Spring and summer time fishing for White Sea Bass in Southern California can be very productive but patience is required. These fish are elusive, can grow up to 5 feet and weigh over 80 lbs, and will bite a jig presented at the right time and the right place. As with many other fishing scenarios, matching the hatch will be crucial when targeting white seabass on the jig.
The Squid Grounds
When targeting white seabass you’ll want to start at the food source. Squid, commonly referred by anglers as “candy bait” because most gamefish cannot resist them, lay their translucent egg sacs along sandy bottoms near California’s offshore islands. San Clemente Island, Santa Catalina Island, Santa Barbara Island, Santa Cruz Island and Santa Rosa Island, are all known to have areas considered as “squid grounds.” Clusters of commercial squid boats are a telltale sign that squid are around. Understanding the squid’s mating rituals will help you determine what jig to choose as well as how to present it.
Match the Hatch
Mating season for market squid typically kicks off in February for Southern California. Around this time large congregations of squid gather for the big dance and all the commotion does not go unnoticed by opportunistic gamefish. The mating ritual of squid consists of several aggressive males competing for the chance to fertilize females. At times, two or three males will use their tentacles to latch on to the same female; each competing to deliver their sperm underneath the female’s mantle. This entanglement presents a nice mouthful of food for not only white seabass but yellowtail, halibut, sheepshead, calico bass and almost everything else that swims by. That fierce competition to mate is essentially what you’ll want to mimic with your jig presentation.
If you’re serious about catching a white seabass on the jig you’ll need to have something with glow in your arsenal. The Assault Diamond Jig in the glow (GL) pattern has proven to be very effective when targeting white seabass at the squid grounds. The jig’s shape and finish mimic a squid’s outline and natural bioluminescense which gamefish key in on. Assault Diamond Jigs are available with treble hooks in nine different weight options. Also available in the glow finish, but with fewer weight options, are the Assault Diamond Single Hook Jigs and the Assault Diamond Assist Jigs. The assist jigs come equipped with a single Mustad 3X Wire Assist Hook with rigging rated for 300lbs.
Depending on whether the fish are suspended in mid depth or near the bottom you’ll want to have a few of the 4oz and 6oz Glow Assault Diamond jigs available. Use the lighter jigs for suspending fish and heavier jigs when the fish are hanging a few feet off the bottom. To entice fish into biting your jig even more, imitate the squids’ natural behavior by adding two or three whole live or fresh-dead squid on the jig’s hook. Do this by threading the tip of the mantle twice on the same point so that the squid dangles from each hook. Baiting your jig this way will resemble male squid competing to fertilize the same female; an easy and hefty meal for a big white seabass. The lighter jigs can be fished by casting out and letting the jig sink for a few seconds to a depth where the fish are holding then bringing them back with a slow retrieve so that the jig stays roughly around the same depth. The heavier jigs can be baited with squid the same way but fished a few feet from the bottom. Let your jig hit the bottom then give your reel a few cranks. You can either leave this setup on the rod holder or you can add a little more action to the jig by occasionally raising the rod tip slowly. In both cases, when you get bit, reel in your slack line until you feel tension then set the hook.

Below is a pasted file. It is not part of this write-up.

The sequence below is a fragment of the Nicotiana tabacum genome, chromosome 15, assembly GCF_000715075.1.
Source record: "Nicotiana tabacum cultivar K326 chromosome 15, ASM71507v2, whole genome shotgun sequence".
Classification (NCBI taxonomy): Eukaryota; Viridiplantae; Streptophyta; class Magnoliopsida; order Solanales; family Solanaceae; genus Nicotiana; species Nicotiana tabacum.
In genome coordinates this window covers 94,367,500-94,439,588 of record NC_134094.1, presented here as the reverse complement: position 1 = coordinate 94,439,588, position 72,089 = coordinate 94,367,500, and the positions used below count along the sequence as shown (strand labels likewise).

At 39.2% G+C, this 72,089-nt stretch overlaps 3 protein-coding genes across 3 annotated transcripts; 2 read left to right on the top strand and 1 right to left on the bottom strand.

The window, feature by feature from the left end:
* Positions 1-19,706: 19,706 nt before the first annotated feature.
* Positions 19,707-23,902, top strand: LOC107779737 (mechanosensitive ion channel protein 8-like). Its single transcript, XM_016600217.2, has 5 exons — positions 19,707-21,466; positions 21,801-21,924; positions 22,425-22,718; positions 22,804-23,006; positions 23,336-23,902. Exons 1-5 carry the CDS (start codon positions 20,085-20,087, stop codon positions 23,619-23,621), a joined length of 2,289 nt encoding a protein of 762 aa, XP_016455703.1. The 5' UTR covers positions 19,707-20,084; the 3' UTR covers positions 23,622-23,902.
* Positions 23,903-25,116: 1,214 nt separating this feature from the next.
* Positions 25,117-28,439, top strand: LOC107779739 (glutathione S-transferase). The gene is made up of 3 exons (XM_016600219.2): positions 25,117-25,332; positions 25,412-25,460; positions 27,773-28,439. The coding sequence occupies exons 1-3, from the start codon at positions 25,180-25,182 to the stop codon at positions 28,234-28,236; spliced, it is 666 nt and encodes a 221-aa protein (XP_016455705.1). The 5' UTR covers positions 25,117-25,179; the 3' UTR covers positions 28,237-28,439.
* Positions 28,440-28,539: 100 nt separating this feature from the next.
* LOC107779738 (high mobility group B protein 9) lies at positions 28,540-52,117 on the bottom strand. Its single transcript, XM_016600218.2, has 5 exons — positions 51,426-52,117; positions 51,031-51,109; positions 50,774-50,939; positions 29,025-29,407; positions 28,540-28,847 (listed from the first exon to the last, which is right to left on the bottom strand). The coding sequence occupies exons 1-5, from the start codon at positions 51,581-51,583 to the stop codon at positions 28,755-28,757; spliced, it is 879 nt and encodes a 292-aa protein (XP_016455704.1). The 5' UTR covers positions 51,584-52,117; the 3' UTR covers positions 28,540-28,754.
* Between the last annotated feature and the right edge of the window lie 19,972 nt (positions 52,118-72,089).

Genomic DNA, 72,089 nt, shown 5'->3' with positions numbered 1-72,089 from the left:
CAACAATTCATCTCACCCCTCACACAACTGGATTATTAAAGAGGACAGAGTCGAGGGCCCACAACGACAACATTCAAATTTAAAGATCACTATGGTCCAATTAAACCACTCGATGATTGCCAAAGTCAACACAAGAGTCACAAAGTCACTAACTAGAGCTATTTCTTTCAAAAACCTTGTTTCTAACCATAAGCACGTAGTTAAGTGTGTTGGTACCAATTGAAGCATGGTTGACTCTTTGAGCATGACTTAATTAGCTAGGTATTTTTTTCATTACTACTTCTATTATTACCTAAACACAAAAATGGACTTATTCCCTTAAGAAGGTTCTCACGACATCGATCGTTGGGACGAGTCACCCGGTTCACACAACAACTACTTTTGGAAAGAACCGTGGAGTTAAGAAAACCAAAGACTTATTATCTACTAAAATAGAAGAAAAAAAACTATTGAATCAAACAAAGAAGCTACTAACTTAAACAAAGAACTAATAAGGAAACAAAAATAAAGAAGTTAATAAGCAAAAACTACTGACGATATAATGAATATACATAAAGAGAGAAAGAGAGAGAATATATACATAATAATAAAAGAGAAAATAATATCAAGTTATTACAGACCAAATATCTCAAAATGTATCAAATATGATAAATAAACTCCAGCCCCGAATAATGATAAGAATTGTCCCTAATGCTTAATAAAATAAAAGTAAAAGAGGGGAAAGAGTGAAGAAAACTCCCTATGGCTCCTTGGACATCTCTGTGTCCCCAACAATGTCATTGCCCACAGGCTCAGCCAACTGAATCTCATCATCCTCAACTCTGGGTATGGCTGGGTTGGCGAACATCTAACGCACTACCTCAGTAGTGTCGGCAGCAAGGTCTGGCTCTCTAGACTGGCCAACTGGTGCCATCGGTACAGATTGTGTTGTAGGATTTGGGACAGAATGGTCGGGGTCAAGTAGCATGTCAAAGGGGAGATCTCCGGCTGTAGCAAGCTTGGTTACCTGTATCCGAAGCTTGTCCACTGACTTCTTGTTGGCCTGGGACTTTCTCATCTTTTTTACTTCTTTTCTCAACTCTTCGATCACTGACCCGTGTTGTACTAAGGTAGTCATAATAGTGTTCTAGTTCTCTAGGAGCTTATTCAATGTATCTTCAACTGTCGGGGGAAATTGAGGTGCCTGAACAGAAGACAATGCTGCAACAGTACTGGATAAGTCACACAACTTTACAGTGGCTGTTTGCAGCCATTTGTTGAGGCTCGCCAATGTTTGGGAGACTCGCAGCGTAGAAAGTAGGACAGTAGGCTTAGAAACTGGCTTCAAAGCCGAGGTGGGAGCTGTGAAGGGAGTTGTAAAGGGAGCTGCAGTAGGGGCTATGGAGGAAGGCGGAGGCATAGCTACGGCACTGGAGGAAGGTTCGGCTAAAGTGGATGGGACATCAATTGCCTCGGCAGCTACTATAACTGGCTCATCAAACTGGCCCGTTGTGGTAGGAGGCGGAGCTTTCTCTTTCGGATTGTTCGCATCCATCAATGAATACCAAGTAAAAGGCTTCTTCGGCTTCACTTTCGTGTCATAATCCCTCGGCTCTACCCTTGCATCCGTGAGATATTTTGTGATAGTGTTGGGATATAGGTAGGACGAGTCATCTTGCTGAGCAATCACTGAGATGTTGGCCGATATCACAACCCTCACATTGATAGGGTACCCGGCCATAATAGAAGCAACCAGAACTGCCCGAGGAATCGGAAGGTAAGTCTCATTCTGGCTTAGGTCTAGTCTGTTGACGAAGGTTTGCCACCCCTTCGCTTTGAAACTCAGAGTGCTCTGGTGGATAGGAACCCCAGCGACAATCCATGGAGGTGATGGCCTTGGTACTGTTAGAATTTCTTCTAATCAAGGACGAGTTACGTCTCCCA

Long casts are not necessary with this style of fishing but you’ll need somewhat of a soft tip on a rod with enough backbone to deal with the strong headshakes. A 7 or 8 foot medium-heavy rod provides sufficient leverage to pull on big white seabass. Pair the rod with your favorite reel which holds about 300 yards of 40 lb test monofilament or use 65 lb test braided line with a 40 lb test fluorocarbon leader. If you’re fishing braid, choose the softer tip rods to compensate for the lack of stretch so that you don’t end up pulling the hook.
“To entice fish into biting your jig even more, imitate the squids’ natural behavior by adding two or three whole live or fresh-dead squid on the jig’s hook.”
White seabass are some of the most elusive and highly sought after gamefish in Southern California and Northern Baja. Catching them on live bait is no easy task, which makes fooling them into eating a metal jig even more rewarding. You can fish the squid grounds using different styles of rigging so try different techniques but the next time you’re out on the water don’t forget to bring your 4 and 6 oz Glow Assault Diamond Jigs. Pin a couple of whole squid on your jig before dropping it down and hang on because there’s a 65+ lb white seabass out there waiting to inhale it.